Over the past two years Skhoop has become one of my favorite brands for cold weather clothing. I love Skhoop down skirts, I practically live in them and often throw them over leggings (and even jeans) when I run errands around town or play outside with my kids. I love my Skhoop puffy jacket because it’s form fitting and is perfect underneath a shell on super cold days. When Skhoop offered up a Long Down Hoodie for a member of our team to test and review Kate was the lucky girl to get to test it out. She’s only had the jacket for a few months but here are her initial thoughts.

I’ll let Kate take it away!

It’s not even winter here in the Pacific Northwest, and I’m already freezing.

The Southerner in me is used to wearing a sweatshirt and windbreaker in the colder months, and I’ve been known to wear sandals year-round.  The locals would probably tell me to invest in a rain jacket, but I’m already looking for something with a little more insulation.

Luckily, I was provided a Skhoop Long Down hoodie to review. Although it is only starting to cool down here in the PNW, it seems that it this jacket could be a good fit for a lot of my fall, winter and early spring adventures. I reviewed the long down hoodie, all beet red color, size medium. I usually wear a medium in jackets and the Skhoop hoodie is similar in size to other medium jackets. I am 5’9” and the bottom hem hits mid-thigh. At the time of writing, the cost is $279.00 USD with free shipping for orders over $75 USD.

What I like:

  • Fit. The jacket has a definite feminine fit, but I can still move around in it. My main complaint with most jackets is that they are tight in the shoulder restrict my arm movement. However, this jacket didn’t box my arm movements in, and I was able to have full range of motion of my upper body even when I layered it over a sweater.
  • Length. As you can see in the pictures, this jacket completely covers my butt and ends mid-thigh. I was concerned that the length would make it a poor choice for hiking and other outdoor adventures, but I am pleasantly surprised to find that it doesn’t inhibit my range of motion as much as I had expected. I can’t do the splits or high kicks, but I can sink into a decent lunge and easily walk up and down stairs. It has a 2-way YKK zipper that allows it to unzip from the bottom which increases your range of motion if need be. It would certainly be a suitable choice for easier hikes, but I would be concerned with not being able to maneuver over rock scrambles or steep inclines on more difficult hikes.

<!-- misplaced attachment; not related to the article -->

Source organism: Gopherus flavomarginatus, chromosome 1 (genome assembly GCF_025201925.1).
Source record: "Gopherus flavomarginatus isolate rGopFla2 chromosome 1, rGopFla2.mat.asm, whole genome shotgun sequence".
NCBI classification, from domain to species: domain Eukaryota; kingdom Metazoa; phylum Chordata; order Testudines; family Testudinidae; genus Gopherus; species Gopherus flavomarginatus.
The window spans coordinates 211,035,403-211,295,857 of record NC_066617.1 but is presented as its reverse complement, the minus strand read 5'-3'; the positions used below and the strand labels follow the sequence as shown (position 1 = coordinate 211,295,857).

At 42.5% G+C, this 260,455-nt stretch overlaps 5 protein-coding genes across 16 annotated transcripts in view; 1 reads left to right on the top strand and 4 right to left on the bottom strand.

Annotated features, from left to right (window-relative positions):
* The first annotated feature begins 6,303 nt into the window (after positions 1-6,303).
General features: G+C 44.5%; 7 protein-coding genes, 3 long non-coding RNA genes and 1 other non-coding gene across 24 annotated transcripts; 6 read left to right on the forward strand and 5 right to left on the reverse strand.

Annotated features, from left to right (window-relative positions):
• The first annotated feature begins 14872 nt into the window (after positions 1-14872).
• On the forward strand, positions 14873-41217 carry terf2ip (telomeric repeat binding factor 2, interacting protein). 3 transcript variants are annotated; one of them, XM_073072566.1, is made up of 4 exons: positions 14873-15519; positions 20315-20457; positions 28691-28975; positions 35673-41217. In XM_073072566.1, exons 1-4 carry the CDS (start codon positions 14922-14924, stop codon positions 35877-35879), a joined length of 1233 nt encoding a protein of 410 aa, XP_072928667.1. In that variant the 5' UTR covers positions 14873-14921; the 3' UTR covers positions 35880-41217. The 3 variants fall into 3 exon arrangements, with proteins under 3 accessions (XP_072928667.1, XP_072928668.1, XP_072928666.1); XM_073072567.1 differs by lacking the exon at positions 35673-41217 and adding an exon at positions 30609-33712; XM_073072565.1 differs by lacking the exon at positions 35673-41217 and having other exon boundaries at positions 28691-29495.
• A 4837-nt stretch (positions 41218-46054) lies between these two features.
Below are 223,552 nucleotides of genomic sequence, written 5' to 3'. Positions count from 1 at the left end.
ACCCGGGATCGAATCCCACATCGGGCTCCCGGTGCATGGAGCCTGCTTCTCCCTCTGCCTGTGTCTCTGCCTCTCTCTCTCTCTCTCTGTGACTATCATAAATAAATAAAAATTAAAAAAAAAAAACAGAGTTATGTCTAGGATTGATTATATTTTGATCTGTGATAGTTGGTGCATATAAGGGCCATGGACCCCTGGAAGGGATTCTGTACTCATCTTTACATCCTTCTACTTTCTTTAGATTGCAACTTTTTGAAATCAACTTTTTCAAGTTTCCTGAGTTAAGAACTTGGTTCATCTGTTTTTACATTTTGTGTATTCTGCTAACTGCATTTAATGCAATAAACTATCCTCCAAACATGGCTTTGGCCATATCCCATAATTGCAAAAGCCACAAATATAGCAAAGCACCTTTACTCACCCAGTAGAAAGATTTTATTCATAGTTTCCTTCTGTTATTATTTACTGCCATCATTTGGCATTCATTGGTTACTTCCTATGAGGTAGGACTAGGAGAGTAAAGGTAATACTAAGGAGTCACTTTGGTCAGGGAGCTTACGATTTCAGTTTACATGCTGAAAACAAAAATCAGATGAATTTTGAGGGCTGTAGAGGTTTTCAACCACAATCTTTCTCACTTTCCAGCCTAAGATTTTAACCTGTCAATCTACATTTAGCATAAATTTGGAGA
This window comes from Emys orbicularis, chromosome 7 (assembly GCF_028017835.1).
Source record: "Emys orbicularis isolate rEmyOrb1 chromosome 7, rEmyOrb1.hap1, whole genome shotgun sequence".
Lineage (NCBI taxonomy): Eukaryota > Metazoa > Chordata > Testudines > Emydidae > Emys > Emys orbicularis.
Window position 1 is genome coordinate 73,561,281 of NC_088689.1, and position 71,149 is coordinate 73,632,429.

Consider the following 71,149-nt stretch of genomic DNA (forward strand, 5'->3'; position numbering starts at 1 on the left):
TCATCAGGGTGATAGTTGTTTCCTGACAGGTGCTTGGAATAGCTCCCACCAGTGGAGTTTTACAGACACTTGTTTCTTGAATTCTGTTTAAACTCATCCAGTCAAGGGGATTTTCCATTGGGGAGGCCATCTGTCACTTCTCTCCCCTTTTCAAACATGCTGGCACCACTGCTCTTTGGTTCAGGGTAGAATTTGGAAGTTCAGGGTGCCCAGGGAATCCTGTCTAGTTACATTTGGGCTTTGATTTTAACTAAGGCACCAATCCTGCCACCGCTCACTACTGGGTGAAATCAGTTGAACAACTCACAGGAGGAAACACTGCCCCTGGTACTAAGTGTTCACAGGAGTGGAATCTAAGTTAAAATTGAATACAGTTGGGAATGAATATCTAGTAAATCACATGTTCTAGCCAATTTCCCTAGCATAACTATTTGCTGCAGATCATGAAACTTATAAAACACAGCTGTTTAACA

• The down. Inside the jacket there is a tag sewn in with a little blurb about how they get their feathers for their down jackets and how to care for the jacket. The down is ethically sourced as a by-product from meat production and I am glad to know that I can wear this jacket with a clean conscience. Ethics aside, I do love down jackets for their light weight and compressibility without sacrificing warmth. My Skhoop jacket easily packs into a gallon-sized Ziplock bag and weighs 480g. When cared for properly down insulation can keep you warm for years, which make down insulated products worth the cost. I like that this Skhoop jacket has a very classic design and won’t go out of style in a year or two. (note: Skhoop also has a down-free line of clothing, you can learn more about it here)
  • Water resistance. I live outside of the Seattle area, and we get some sort of precipitation most days. Down is a poor insulator when wet, but the Skhoop jacket has an environmentally friendly DWR water resistant finish. I haven’t tried it out in a full downpour, but I have stayed warm and dry on misty days.


  • The length. The explorer in me is much more comfortable wearing a hip length jacket rather than one that hits mid thigh. I often hike over rocks, streams and roots on difficult hikes, and I like to have full range of motion in my legs. I am also concerned that my range of motion may be inhibited when skiing or snowshoeing even if I unzip the bottom portion of the jacket. Hopefully, it will continue to snow in the Cascades, and I will get a chance to try it out in the next month and be able to edit this review.

Last thoughts:

This is a well-constructed winter jacket that I hope I can wear for years. The winter jacket that I’ve worn over the past two years is hip length, and I felt like it worked well for camping and hiking. However, it was too casual to wear when I was going out to dinner with friends, and it didn’t keep my legs warm  when I was driving to work (disclaimer: I am a nurse and wear scrubs to work, and scrubs have no insulation).

The length and cut is this jacket’s greatest strength or its greatest weakness, depending on your activity.  If you often engage in steep ascents, rock scrambles, or you if you are a climber, I would suggest choosing a jacket with a shorter length.

However, if you are a beginner to intermediate hiker and want a jacket that you can wear on the trail but also to work or out to dinner with friends, you may have found yourself a great jacket.

What’s your favorite winter jacket?

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If you’re looking for a new jacket, ski pants or insulated skirt here are a few great Skhoop products that we recommend. You can shop right here through our Amazon affiliate store and help offset a few of the costs associated with running this website at no additional cost to you. How’s that for awesome?

Short Down Skirt

Debbie Long Vest

Merino Hoodie

Down Hood Jacket

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